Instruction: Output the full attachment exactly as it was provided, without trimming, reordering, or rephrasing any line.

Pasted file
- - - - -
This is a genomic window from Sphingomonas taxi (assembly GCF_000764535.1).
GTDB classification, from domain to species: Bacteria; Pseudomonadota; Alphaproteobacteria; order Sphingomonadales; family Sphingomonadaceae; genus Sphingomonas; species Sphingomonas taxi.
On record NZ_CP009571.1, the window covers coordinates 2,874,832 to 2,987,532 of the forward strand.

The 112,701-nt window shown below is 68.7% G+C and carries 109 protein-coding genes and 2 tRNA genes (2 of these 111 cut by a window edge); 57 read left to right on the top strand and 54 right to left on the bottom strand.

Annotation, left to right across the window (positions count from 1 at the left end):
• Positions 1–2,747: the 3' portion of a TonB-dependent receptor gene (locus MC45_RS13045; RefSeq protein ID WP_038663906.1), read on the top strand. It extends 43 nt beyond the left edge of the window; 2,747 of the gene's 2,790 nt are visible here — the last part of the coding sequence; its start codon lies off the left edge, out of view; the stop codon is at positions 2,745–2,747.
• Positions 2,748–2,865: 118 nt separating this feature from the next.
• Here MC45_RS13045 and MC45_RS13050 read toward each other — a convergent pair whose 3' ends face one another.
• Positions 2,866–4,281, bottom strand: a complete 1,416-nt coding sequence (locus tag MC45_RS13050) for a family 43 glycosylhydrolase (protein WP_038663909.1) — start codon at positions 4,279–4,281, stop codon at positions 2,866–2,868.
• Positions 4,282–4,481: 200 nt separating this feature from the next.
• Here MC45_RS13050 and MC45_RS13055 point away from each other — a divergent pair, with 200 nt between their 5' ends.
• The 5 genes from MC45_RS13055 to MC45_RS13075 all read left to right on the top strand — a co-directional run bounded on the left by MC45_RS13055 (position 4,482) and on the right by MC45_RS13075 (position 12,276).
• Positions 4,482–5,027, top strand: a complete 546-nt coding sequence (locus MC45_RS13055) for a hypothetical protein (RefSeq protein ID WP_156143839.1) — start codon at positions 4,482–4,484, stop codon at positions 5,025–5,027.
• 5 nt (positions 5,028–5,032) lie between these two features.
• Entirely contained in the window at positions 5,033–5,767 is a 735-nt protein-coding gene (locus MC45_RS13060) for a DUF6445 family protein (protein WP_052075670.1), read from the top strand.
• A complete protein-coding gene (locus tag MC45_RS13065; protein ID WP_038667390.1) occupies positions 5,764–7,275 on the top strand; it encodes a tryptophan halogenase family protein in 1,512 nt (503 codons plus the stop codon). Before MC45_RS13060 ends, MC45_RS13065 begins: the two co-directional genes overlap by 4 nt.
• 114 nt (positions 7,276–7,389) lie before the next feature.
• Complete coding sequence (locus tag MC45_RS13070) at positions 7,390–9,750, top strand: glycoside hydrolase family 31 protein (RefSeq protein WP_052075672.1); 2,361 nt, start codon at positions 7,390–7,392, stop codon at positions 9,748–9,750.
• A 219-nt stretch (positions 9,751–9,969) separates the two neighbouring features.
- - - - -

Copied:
This is a genomic window from Sphingomonas taxi (assembly GCF_000764535.1).
GTDB classification, from domain to species: Bacteria; Pseudomonadota; Alphaproteobacteria; order Sphingomonadales; family Sphingomonadaceae; genus Sphingomonas; species Sphingomonas taxi.
On record NZ_CP009571.1, the window covers coordinates 2,874,832 to 2,987,532 of the forward strand.

The 112,701-nt window shown below is 68.7% G+C and carries 109 protein-coding genes and 2 tRNA genes (2 of these 111 cut by a window edge); 57 read left to right on the top strand and 54 right to left on the bottom strand.

Annotation, left to right across the window (positions count from 1 at the left end):
• Positions 1–2,747: the 3' portion of a TonB-dependent receptor gene (locus MC45_RS13045; RefSeq protein ID WP_038663906.1), read on the top strand. It extends 43 nt beyond the left edge of the window; 2,747 of the gene's 2,790 nt are visible here — the last part of the coding sequence; its start codon lies off the left edge, out of view; the stop codon is at positions 2,745–2,747.
• Positions 2,748–2,865: 118 nt separating this feature from the next.
• Here MC45_RS13045 and MC45_RS13050 read toward each other — a convergent pair whose 3' ends face one another.
• Positions 2,866–4,281, bottom strand: a complete 1,416-nt coding sequence (locus tag MC45_RS13050) for a family 43 glycosylhydrolase (protein WP_038663909.1) — start codon at positions 4,279–4,281, stop codon at positions 2,866–2,868.
• Positions 4,282–4,481: 200 nt separating this feature from the next.
• Here MC45_RS13050 and MC45_RS13055 point away from each other — a divergent pair, with 200 nt between their 5' ends.
• The 5 genes from MC45_RS13055 to MC45_RS13075 all read left to right on the top strand — a co-directional run bounded on the left by MC45_RS13055 (position 4,482) and on the right by MC45_RS13075 (position 12,276).
• Positions 4,482–5,027, top strand: a complete 546-nt coding sequence (locus MC45_RS13055) for a hypothetical protein (RefSeq protein ID WP_156143839.1) — start codon at positions 4,482–4,484, stop codon at positions 5,025–5,027.
• 5 nt (positions 5,028–5,032) lie between these two features.
• Entirely contained in the window at positions 5,033–5,767 is a 735-nt protein-coding gene (locus MC45_RS13060) for a DUF6445 family protein (protein WP_052075670.1), read from the top strand.
• A complete protein-coding gene (locus tag MC45_RS13065; protein ID WP_038667390.1) occupies positions 5,764–7,275 on the top strand; it encodes a tryptophan halogenase family protein in 1,512 nt (503 codons plus the stop codon). Before MC45_RS13060 ends, MC45_RS13065 begins: the two co-directional genes overlap by 4 nt.
• 114 nt (positions 7,276–7,389) lie before the next feature.
• Complete coding sequence (locus tag MC45_RS13070) at positions 7,390–9,750, top strand: glycoside hydrolase family 31 protein (RefSeq protein WP_052075672.1); 2,361 nt, start codon at positions 7,390–7,392, stop codon at positions 9,748–9,750.
• A 219-nt stretch (positions 9,751–9,969) separates the two neighbouring features.